Enjoy a good camping trip? Don’t let an upset stomach ruin it for you. Remote water sources can contain illness-causing contaminants – hence the need to bring clean water, or at least a means to filter water, when camping or hiking.
Here’s what you need to know about waterborne contaminants and how you can eliminate them from your drinking water.
What’s in your water? Common waterborne contaminants
Water-borne diseases are infections caused by drinking water that contains chemicals and pathogenic microorganisms. These contaminants fall into three main categories:
- Algal blooms
Examples of pathogens include:
Suspicious odours or and tiny flecks in your drinking water could alert you to the possibility of contamination. However, harmful microorganisms are undetectable to the human eye, making them all the more dangerous.
So even if the water in a stream or river may seem clear and refreshing, it’s important to take the entire catchment into consideration – if the water flows downstream from a camping area or human settlements like towns and cities, it might be contaminated with sewage and street overflow.
Likewise, run-offs from farms and mining sites can enter the soil and make their way into distant bodies of water.
Certain farming and mining methods can introduce sediments, chemicals, and heavy metals to water sources.
The effects of drinking contaminated water
Drinking water tainted with trace amounts of chemicals won’t normally cause significant harm after a single exposure. It is long-term and repeated exposure to chemicals that truly make them dangerous.
But water containing algae is another story – the blue-green algae normally found in stagnant, warm, and nutrient-rich water sources produce toxins that are poisonous and which pose serious health risks to anyone who ingests them.
- Abdominal pain
- Kidney damage
- Respiratory paralysis
- Liver swelling
A natural water source is more likely to contain viruses like hepatitis and enterovirus if there’s a septic tank upstream.
It’s also more likely to contain bacteria if faecal matter, either from humans or animals, contaminates the water supply. Bacteria from dead animals near a water source can also cause waterborne illness.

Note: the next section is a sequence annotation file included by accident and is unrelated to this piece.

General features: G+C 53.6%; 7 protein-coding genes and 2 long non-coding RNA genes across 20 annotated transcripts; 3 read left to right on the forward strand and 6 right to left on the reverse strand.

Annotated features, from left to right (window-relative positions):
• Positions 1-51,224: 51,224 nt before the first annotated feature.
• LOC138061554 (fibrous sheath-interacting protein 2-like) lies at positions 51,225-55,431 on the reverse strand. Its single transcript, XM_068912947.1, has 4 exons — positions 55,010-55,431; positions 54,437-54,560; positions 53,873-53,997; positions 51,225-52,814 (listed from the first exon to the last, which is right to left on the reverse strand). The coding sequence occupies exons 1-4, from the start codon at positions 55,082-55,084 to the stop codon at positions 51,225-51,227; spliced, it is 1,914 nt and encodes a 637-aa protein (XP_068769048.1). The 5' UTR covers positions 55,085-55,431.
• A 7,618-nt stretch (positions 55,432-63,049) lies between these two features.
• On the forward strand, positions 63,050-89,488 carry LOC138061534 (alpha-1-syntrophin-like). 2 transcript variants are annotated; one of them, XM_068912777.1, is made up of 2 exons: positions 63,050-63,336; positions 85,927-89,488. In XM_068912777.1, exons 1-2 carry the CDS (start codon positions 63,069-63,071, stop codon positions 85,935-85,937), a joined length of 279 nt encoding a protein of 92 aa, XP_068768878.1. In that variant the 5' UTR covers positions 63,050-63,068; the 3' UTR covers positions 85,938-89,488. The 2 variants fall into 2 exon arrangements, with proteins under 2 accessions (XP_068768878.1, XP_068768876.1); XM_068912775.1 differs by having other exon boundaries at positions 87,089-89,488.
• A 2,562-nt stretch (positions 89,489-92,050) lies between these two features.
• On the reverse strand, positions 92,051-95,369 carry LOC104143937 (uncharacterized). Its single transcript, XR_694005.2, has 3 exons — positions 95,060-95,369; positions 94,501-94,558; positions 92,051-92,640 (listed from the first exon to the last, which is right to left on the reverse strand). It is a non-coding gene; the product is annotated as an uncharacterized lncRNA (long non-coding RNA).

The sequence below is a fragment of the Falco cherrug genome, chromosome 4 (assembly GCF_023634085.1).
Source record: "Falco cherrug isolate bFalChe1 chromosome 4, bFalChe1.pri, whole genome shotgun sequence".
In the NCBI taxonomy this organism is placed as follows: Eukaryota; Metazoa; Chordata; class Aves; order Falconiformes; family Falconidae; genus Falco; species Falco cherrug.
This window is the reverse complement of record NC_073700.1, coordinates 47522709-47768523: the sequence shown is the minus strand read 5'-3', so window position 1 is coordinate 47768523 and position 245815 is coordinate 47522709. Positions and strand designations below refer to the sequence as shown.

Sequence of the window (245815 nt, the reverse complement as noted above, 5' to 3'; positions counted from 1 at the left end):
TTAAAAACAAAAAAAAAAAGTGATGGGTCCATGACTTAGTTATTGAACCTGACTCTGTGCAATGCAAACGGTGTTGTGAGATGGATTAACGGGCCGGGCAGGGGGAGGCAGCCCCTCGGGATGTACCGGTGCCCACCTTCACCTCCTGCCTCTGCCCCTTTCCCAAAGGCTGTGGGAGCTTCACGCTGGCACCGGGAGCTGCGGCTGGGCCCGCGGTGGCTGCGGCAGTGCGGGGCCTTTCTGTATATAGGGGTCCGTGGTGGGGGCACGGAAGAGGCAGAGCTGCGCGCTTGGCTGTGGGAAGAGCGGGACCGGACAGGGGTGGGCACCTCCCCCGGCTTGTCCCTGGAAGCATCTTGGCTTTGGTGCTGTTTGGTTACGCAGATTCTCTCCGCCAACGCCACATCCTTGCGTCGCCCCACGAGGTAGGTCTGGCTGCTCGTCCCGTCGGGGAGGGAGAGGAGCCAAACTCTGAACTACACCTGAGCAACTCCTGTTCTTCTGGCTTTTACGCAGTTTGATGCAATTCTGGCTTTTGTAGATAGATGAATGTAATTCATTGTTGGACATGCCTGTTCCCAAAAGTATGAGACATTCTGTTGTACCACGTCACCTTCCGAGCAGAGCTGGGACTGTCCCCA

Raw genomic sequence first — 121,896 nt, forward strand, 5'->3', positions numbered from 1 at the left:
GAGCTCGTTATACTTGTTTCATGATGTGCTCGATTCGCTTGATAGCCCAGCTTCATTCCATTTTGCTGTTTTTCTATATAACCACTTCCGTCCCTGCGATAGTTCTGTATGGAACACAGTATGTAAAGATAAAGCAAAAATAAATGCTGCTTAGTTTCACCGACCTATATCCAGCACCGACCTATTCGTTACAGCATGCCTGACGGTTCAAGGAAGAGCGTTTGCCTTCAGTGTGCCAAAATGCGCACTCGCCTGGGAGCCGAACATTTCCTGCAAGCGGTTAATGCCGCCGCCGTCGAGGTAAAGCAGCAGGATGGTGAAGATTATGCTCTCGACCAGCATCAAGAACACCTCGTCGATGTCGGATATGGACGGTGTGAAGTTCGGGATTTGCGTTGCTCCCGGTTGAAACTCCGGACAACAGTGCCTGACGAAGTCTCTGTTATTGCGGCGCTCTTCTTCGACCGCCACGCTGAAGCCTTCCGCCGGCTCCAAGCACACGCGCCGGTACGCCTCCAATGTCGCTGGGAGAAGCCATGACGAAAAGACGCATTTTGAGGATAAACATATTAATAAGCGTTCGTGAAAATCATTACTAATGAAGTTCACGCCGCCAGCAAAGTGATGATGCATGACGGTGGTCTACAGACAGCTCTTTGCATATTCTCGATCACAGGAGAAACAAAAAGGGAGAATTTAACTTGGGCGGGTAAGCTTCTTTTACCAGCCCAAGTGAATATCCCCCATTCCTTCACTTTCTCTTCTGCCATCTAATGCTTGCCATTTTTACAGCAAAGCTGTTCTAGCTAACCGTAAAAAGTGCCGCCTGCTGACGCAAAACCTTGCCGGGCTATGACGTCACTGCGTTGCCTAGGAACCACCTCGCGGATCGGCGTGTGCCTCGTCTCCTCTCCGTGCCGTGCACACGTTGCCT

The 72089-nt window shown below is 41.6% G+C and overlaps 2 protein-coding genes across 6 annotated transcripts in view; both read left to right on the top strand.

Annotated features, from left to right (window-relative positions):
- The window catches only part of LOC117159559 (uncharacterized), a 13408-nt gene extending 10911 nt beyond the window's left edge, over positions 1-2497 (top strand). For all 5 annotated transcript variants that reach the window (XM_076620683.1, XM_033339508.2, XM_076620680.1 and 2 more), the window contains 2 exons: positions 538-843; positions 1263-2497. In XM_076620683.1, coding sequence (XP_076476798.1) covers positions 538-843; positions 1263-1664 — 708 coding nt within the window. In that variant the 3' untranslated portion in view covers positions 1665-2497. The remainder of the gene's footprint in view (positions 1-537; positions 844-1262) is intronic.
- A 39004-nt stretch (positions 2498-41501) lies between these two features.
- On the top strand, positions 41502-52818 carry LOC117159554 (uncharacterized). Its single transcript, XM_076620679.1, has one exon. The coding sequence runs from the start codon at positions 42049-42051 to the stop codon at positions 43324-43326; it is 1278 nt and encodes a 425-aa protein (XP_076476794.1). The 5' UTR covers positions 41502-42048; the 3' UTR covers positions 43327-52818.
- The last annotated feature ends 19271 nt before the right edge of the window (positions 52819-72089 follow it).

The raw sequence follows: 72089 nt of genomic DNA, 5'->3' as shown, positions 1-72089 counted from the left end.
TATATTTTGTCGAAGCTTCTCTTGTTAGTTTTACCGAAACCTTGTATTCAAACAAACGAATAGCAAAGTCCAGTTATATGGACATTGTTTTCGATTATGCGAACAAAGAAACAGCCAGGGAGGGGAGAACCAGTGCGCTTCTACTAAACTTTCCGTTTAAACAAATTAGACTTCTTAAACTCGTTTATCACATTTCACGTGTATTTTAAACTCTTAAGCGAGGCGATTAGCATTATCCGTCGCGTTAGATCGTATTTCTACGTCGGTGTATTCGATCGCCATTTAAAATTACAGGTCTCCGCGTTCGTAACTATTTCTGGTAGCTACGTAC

Drinking, cooking with, and swimming in water with bacteria in it can cause gastroenteritis. Common symptoms include:
- Watery diarrhea
- Stomach pain
Needless to say, you’re exposing yourself to a wide range of waterborne illnesses when drinking from a remote water source – so tread with caution.
How to purify water for camping
So how do you steer clear of contaminated water? Ideally, you should bring enough drinking water for your trip – one that’s been treated and filtered.
But that may not always be practical. Some hikers and campers like to pack light. And there’s always an element of unpredictability in the great outdoors – you could end up staying longer in camp than expected or you find that you consume more water than planned during unusually warm days.
So here are a few simple tips for collecting water from remote sources:
- Invest in portable alkaline water filters like the Waters Co Waterman and Jugs
- Take water only from natural sources that are clear, running, and free of debris.
- Be aware of your surroundings. If there’s a potential source of runoffs, bacteria, or faecal matter near the water source, it’s best to err on the side of caution and find another body of water.
- After it’s been filtered, drinking water needs to be boiled, treated with chlorine, or exposed to ultraviolet (UV) radiation to kill microorganisms. If you’re outdoors, boiling water might be the easiest option if you haven't got a water filter with you.
If you’re unable to bring excess amounts of potable water on your trip, the next best thing would be to pack tools that can help you filter and treat water from natural sources.
Waters Co offers a wide range of portable jugs and personal water bottles with built-in filters that eliminate 99% of fluoride, chlorine, chemicals, heavy metals, and bacteria – visit our shop today for portable water filters.